We’ve all fallen victim to the temptress of immediate gratification.
She’s there when you grab the Tim-Tam packet and find yourself eating seven biscuits in one sitting.
She’s there when you pay for a $23 Uber trip instead of taking public transport.
And she’s definitely there when you buy that $18 smashed avocado brunch instead of cooking for yourself at home.
In Western culture in particular, we find it difficult to exercise self-discipline in the pursuit of our long-term goals. We love elaborate get-togethers, splurging, and above all, enjoying ourselves in the moment.
But more than that, we like to live comfortably. And with the cost of living as high as it is, sometimes those little rewards are what keep you going during the stresses of life.
Now, as a disclaimer, I’m a millennial. So there’s a chance I may just be wilfully naïve when it comes to the joys of being frugal.
But I, and most others in my age bracket, have to ask: What is life without the little pleasures? Is it worth diligently saving, missing out on social occasions and holidays, only to then begin paying off a mortgage for the next 30 years?
If you’re a fan of immediate gratification, as I am, then the answer is a resounding ‘no’. But that answer also has to do with the unattainability of entering the housing market altogether.
Looking at the statistics, it seems that for young people, purchasing their own home is a dream that has become so out of reach that it’s almost been disregarded as fantasy.
According to HSBC bank, Australia has the lowest millennial home ownership in the world, second only to the United Arab Emirates. Only 28% of young Australian’s own their own home, compared to the global average of 40%.
Not only is this difficult on an individual level, but it’s also detrimental to the success of our economy. With housing so unattainable, and student debts so high, an increasing number of millennials are making the decision to delay, or forgo, getting married and having a family. And as both of these milestones are directly correlated with entering the housing market, millennials are moving further and further away from the classic Australian dream of owning their own home.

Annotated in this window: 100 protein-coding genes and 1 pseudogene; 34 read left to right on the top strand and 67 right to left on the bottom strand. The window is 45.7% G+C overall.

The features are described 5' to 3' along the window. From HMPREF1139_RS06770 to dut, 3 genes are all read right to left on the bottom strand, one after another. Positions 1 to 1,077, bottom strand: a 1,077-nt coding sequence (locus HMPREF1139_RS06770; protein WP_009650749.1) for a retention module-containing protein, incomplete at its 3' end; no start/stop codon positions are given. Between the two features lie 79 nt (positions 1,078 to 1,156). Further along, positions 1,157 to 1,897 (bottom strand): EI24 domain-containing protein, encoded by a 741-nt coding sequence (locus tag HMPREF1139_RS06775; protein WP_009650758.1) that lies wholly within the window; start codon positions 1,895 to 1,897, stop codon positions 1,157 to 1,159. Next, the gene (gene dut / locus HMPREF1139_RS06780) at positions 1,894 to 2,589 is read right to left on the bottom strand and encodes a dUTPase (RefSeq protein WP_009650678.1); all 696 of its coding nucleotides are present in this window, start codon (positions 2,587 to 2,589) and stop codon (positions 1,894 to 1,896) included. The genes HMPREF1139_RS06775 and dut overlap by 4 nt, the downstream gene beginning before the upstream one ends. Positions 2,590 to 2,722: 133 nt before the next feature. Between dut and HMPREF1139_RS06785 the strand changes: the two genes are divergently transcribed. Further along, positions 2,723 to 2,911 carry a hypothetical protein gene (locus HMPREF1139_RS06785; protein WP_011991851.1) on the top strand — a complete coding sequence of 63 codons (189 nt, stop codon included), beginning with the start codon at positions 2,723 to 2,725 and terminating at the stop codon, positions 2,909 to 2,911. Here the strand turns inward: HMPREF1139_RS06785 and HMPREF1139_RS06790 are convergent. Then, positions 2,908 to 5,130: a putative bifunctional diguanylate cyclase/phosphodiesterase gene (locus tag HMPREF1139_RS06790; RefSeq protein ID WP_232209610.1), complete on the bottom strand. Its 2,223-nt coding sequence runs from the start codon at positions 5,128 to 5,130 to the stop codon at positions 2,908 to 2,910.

In 1960, the average age for men and women to get married was in their early 20s. Fast forward to now, and the median age for marriage is early 30s. That’s if they decide to get married at all, as with the way things are going, millennials are three times as likely to never marry as those born in 1950.
Not only are we not getting married, but we’re also not in a rush to reproduce. In 1990, the share of married households — aged 18–34 — who had children was 37%. In 2015, that number dropped significantly to 25%.
In these economic conditions, millennials have gotten used to sharing. They rent, use ride sharing services instead of owning a car, and freelance instead of working a 9–5 job. As this unstable lifestyle doesn’t lend itself to home ownership, the generational divide can foster feelings of inequality and hostility. And in the worst of cases, it can result in support for extremists groups and cause a dangerous increase in alienation.
As housing prices in Melbourne and Sydney rise, young people are being locked out of the housing market. According to CoreLogic, the median house price across Australia’s capital cities is $655,419. And to produce a deposit for a house at that price would take years of diligent saving. This is particularly difficult in this economic climate, because although unemployment is down, wage growth in Australia and around the world remains at a record low.